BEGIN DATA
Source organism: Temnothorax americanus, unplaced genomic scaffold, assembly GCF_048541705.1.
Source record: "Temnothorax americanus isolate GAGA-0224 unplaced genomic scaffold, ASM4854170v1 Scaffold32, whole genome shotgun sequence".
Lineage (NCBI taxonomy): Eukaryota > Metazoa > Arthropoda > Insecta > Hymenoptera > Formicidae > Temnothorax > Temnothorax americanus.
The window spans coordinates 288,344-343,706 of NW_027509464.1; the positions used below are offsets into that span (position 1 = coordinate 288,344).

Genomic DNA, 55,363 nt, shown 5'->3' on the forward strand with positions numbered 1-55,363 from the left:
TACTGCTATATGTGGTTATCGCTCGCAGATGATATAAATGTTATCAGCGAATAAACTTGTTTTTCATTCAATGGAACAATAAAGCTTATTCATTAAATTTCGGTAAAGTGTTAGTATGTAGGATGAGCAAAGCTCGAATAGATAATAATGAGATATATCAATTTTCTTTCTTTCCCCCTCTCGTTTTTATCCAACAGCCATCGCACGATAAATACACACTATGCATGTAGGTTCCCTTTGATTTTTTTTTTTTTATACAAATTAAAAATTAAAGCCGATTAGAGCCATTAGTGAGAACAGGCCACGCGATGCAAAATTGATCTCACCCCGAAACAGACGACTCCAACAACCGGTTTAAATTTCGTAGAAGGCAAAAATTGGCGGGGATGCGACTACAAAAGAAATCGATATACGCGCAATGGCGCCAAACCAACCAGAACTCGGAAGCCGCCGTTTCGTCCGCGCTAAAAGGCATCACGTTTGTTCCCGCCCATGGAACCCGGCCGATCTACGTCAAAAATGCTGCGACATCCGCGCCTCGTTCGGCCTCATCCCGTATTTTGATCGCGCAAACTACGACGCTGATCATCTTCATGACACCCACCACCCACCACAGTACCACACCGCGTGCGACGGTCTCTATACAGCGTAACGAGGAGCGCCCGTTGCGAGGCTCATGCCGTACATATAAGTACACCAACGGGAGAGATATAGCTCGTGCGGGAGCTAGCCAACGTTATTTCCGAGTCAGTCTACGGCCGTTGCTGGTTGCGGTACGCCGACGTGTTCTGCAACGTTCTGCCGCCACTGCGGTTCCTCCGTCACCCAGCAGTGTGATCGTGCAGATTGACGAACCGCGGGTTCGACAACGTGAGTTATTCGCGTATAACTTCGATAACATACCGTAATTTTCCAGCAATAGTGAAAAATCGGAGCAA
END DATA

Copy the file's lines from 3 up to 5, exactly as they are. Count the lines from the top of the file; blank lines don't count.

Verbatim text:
Lineage (NCBI taxonomy): Eukaryota > Metazoa > Arthropoda > Insecta > Hymenoptera > Formicidae > Temnothorax > Temnothorax americanus.
The window spans coordinates 288,344-343,706 of NW_027509464.1; the positions used below are offsets into that span (position 1 = coordinate 288,344).

Genomic DNA, 55,363 nt, shown 5'->3' on the forward strand with positions numbered 1-55,363 from the left: